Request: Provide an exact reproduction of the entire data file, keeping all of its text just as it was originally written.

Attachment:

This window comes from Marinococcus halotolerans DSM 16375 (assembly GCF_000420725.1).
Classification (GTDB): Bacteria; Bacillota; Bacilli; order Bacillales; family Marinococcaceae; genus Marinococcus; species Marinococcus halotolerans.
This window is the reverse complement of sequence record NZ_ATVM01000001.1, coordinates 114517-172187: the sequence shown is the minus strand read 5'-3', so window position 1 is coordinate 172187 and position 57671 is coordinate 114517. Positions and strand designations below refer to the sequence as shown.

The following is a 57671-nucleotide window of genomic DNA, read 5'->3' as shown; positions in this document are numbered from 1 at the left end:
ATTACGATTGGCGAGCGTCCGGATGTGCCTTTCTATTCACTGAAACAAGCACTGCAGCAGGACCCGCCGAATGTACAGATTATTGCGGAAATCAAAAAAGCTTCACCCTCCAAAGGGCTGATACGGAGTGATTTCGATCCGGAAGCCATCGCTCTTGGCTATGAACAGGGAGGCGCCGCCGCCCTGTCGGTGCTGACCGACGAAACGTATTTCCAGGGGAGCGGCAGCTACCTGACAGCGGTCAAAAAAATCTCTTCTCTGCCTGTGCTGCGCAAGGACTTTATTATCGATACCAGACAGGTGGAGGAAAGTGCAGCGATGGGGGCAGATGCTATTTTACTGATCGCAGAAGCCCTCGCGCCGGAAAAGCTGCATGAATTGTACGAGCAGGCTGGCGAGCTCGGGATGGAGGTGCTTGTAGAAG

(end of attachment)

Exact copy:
This window comes from Marinococcus halotolerans DSM 16375 (assembly GCF_000420725.1).
Classification (GTDB): Bacteria; Bacillota; Bacilli; order Bacillales; family Marinococcaceae; genus Marinococcus; species Marinococcus halotolerans.
This window is the reverse complement of sequence record NZ_ATVM01000001.1, coordinates 114517-172187: the sequence shown is the minus strand read 5'-3', so window position 1 is coordinate 172187 and position 57671 is coordinate 114517. Positions and strand designations below refer to the sequence as shown.

The following is a 57671-nucleotide window of genomic DNA, read 5'->3' as shown; positions in this document are numbered from 1 at the left end:
ATTACGATTGGCGAGCGTCCGGATGTGCCTTTCTATTCACTGAAACAAGCACTGCAGCAGGACCCGCCGAATGTACAGATTATTGCGGAAATCAAAAAAGCTTCACCCTCCAAAGGGCTGATACGGAGTGATTTCGATCCGGAAGCCATCGCTCTTGGCTATGAACAGGGAGGCGCCGCCGCCCTGTCGGTGCTGACCGACGAAACGTATTTCCAGGGGAGCGGCAGCTACCTGACAGCGGTCAAAAAAATCTCTTCTCTGCCTGTGCTGCGCAAGGACTTTATTATCGATACCAGACAGGTGGAGGAAAGTGCAGCGATGGGGGCAGATGCTATTTTACTGATCGCAGAAGCCCTCGCGCCGGAAAAGCTGCATGAATTGTACGAGCAGGCTGGCGAGCTCGGGATGGAGGTGCTTGTAGAAG